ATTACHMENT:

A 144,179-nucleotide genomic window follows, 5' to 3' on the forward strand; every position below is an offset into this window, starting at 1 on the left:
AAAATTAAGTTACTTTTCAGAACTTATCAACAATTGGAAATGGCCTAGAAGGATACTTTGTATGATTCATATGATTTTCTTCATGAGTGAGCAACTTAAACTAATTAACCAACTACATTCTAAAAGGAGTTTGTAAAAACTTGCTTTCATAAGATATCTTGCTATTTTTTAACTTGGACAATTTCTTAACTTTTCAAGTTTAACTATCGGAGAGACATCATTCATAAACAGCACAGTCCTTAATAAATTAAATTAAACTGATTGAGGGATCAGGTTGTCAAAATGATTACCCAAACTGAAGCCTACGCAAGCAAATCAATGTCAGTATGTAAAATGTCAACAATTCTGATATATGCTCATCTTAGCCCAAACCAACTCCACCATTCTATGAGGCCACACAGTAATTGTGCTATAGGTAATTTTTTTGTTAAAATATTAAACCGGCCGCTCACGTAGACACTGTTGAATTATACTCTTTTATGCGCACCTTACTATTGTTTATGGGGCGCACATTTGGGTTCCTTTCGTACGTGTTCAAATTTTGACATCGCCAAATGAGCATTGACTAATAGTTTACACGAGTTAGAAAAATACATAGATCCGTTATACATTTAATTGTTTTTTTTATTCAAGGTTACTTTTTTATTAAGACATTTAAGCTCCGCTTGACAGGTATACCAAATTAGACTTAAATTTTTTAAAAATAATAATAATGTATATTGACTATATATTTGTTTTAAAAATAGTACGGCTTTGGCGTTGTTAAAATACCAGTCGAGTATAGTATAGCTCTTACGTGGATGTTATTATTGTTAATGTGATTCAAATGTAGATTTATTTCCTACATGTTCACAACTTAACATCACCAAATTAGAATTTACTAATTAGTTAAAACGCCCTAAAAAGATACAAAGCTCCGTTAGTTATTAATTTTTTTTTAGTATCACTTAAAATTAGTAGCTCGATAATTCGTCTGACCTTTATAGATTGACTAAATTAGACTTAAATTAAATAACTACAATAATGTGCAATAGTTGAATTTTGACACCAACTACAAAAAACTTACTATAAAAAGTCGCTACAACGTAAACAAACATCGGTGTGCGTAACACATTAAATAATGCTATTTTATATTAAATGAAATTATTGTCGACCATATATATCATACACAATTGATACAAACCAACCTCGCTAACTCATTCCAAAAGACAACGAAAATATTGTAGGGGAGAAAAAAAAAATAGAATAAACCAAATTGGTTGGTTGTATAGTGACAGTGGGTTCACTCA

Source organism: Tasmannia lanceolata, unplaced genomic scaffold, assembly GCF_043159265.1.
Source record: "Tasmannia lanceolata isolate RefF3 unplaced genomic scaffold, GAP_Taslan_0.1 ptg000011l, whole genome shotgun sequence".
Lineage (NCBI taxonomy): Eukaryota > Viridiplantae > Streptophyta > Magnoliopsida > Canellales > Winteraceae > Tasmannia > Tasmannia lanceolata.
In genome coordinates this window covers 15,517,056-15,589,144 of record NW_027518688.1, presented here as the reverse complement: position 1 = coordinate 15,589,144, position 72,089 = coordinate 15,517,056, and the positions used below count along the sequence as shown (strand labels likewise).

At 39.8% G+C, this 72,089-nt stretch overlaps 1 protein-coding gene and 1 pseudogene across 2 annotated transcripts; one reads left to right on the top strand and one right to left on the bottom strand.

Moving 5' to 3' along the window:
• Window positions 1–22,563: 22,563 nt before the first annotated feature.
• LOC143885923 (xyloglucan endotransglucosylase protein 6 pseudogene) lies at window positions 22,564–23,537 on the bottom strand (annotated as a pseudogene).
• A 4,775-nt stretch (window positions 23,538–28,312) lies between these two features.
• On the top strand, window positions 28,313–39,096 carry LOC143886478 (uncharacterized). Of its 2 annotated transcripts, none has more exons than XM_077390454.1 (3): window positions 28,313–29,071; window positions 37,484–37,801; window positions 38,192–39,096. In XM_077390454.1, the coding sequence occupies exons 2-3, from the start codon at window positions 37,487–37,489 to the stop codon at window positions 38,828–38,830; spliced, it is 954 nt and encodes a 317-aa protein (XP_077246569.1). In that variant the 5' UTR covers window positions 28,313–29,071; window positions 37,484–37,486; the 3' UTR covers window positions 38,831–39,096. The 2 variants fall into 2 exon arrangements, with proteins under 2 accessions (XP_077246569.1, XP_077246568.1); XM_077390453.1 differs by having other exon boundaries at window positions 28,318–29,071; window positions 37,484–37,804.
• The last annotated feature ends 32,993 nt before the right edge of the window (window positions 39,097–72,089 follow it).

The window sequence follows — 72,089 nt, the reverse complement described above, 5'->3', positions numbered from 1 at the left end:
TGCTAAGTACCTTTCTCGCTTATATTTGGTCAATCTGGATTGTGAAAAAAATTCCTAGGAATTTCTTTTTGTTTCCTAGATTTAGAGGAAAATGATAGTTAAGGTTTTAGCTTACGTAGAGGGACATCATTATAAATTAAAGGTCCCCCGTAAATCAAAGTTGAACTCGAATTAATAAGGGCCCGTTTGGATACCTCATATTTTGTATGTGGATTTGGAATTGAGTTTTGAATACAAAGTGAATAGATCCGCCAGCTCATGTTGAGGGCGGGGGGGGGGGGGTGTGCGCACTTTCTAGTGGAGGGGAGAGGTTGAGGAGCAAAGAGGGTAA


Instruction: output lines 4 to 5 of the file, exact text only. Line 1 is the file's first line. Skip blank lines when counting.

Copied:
Source record: "Tasmannia lanceolata isolate RefF3 unplaced genomic scaffold, GAP_Taslan_0.1 ptg000011l, whole genome shotgun sequence".
Lineage (NCBI taxonomy): Eukaryota > Viridiplantae > Streptophyta > Magnoliopsida > Canellales > Winteraceae > Tasmannia > Tasmannia lanceolata.